In its final report, the agency said it “did not identify any defects in the design or performance” of Autopilot, or “any incidents in which the systems did not perform as designed.” The agency also noted that the frequency of crashes involving Tesla models declined by about 40 percent after the company introduced Autopilot.

          I guess I see more of the positives of the system even at this stage than others. We have automobiles now that can detect a sudden stop or impedance and bring the car to a fast safe stop even before the driver can react. Is there problems, sure. Are the problems part system, design, and programing, or human failures? I think both.

          I do not know what happened when autos first came out. Sad the fledgling industry took the tack they did in blaming people on the ground rather than the operators. However I do not see that as the same today. I also think this is motivated by safety. The 40% drop in crashes since the introduction of the system in Tesla’s shows it is a safety issue.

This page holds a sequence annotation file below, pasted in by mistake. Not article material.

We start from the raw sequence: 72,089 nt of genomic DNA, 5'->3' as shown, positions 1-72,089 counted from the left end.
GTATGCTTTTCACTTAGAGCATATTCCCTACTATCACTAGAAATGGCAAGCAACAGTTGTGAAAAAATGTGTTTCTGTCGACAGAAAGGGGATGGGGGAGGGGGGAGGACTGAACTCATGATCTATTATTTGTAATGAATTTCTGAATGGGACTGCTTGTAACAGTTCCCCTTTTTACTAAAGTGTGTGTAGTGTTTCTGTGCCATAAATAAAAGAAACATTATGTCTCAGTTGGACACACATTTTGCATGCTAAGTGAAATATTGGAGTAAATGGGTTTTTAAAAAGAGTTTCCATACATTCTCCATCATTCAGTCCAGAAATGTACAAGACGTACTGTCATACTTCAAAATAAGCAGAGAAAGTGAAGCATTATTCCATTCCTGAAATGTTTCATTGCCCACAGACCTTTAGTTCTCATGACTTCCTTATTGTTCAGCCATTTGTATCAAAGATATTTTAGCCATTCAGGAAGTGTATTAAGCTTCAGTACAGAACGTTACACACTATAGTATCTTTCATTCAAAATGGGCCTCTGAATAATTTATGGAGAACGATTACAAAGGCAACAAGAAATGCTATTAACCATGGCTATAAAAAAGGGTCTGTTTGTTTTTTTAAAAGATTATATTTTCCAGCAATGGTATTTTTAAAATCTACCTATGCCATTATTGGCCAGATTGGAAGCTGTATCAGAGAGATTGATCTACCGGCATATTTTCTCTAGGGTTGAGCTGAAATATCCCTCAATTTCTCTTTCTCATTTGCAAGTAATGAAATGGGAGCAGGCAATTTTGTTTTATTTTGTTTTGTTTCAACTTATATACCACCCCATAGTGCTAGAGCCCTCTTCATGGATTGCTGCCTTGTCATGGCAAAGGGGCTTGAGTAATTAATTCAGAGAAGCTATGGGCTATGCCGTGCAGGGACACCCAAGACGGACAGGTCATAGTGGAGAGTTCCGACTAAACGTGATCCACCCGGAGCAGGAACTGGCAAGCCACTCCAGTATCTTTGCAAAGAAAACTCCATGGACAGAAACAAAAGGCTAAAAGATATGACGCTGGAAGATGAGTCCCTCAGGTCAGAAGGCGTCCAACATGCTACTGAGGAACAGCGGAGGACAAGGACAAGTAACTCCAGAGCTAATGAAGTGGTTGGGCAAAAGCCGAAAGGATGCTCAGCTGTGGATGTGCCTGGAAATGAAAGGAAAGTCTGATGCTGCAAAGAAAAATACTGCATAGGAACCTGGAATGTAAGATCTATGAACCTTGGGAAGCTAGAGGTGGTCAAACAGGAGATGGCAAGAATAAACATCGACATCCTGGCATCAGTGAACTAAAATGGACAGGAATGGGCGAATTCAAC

Well I will keep watching the news and see what future developments bring. It maybe we are not ready for this technology. Or it maybe we need to educate people about what it really is for and how to adapt to it. Hugs

          Liked by 1 person

        • What are you quoting from? It sounds like a corporate responsibility avoidance opinion to me, just like negligent airlines who blame every accident on “human error.”

          The motive behind self-driving cars is safety? Bullshit.

          Liked by 1 person

        • It is an interesting subject. I enjoyed reading more on it. I look forward to what may come of all the ideas and tech. It may be good for us or it could be a very bad thing. With automation in other areas there could be more able bodied people to drive the handicapped and elderly where they need to go. Or our country may get on board with mass transit. I think either way it will cost money, and our states and counties and even the federal government hates to spend the needed money on infrastructure and transportation. Hugs

          Liked by 1 person

        • From the NYT article:

          The regulators warned, however, that advanced driver-assistance systems like the one in Tesla’s cars could be relied on to react properly in only some situations that arise on roadways. And the officials said that all automakers needed to be clear about how the systems should be used. Almost all major automakers are pursuing similar technology.